A romantic night owl artist is the main inspiration behind Rochas's collection by Federico Curradi, who debuted on the catwalk for the first time after two seasons of still presentations. The mood was extremely relaxed and the Italian designer delivered a sophisticated wardrobe for day and night. The inspiration was a friend artist who lives his life completely upside down and the cathartic way he faces life gets reflected in his style. Here, jackets, knitwear, coats and big boots define a precious and laid back silhouette halfway between the poet maudit and the gentleman. The marked shoulders with the fluidity of the construction were the distinctive point of the whole collection. The overlook was gentle and elegant but, considering the artistic approach the designer had, the collection needed to be more alive and distressed.

Earlier today, Clare Waight Keller at  Givenchy told another romantic man. "I was inspired by the exhibition i saw here in Paris at Musee des Art Decoratif "Modern Maharaja, a patron of the arts in the 30s", just ended" explained the designer backstage after the show. "It was about Yashwant Rao Holkar II, the Maharaja of Indore and his noble aesthetic. He was a wayfarer so he was an accurate customizer of his eastern wardrobe with western traditions". It was a style journey around the world, through the location where he travelled and presented in the cosy salons of their parisians headquarters. Sharp tailoring, formalwear and leisurewear were embellished with precious jewelry used as decoration or fastening which well hybridize the whole looks with a strong western imprinting for a sophisticated collection, pervaded by her strong British touch.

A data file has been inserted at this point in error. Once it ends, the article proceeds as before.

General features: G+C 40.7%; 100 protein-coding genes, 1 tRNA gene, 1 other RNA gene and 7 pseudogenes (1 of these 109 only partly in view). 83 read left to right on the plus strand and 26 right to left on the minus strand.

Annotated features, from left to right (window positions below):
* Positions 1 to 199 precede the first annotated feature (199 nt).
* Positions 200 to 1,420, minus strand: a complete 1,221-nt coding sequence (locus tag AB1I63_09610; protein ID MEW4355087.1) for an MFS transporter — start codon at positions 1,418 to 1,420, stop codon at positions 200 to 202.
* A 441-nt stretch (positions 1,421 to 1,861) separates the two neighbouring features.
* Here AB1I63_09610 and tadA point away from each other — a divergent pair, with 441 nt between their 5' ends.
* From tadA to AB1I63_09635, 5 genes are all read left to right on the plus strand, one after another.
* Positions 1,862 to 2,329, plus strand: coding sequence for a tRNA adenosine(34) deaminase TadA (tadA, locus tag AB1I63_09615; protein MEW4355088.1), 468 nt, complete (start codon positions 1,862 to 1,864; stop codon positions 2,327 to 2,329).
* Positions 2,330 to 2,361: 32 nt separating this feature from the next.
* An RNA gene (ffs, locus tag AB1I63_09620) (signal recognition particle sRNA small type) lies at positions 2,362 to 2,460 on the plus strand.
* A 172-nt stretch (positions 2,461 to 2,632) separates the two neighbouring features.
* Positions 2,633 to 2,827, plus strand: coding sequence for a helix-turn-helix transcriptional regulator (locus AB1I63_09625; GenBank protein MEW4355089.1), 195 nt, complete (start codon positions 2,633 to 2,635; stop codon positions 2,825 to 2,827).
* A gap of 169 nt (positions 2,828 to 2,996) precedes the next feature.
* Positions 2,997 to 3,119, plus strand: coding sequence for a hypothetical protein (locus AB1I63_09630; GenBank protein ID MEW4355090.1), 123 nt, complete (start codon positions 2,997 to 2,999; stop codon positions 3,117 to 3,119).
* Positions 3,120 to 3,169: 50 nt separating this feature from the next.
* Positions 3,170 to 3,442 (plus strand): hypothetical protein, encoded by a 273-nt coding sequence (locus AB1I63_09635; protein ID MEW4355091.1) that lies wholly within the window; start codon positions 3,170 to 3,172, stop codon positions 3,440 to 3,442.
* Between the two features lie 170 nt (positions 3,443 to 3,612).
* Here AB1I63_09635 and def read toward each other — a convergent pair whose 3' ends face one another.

Daniel Ezralow's show concept and direction, the music selection and the performance, alongside the Homme Plissé collection, threw me back to the mid-nineties Japanese hard-boiled movies and anime like "Cowboy Bebop". Spike Spiegel, the protagonist, would have looked great with the printed overcoat or the trench with wide pleated shoulders from 132.5 lines still from the Miyake Design Studio. The only difference was the very joyful mood, a change compared to the dark look of the series. This could well be the brand succeeding in changing men's aesthetic thanks to the unique style launched by Issey-san, but the actual result is very nostalgic. If they pushed their research in fabrics and shapes in the right direction, it could turn out to be groundbreaking.

 

Dries Van Noten explored the glam in the club scene with an imaginary trip from the late Seventies of Studio 54 in New York to today's Berghain, the techno temple in Berlin. All the aesthetic extravaganzas were there: faux fur stoles, animal and flower prints, velvet trousers, ruffled shirts, leather pants, studs detail and boots both bikers and platforms. The Belgian designer is not new to playful shows where he translates a mainstream theme with his vision. It's easy to commit a faux pas and be too nostalgic, but Van Noten's talent gave him the tools to always look innovative and sophisticated. The range of characters he describes spanned from the pretty boy with a classic checked coat, a bijou broche and wedge heeled boots, to the raver with a chunky wool sweater, silk boxers, bare legs and biker boots. Never too excessive but never boring.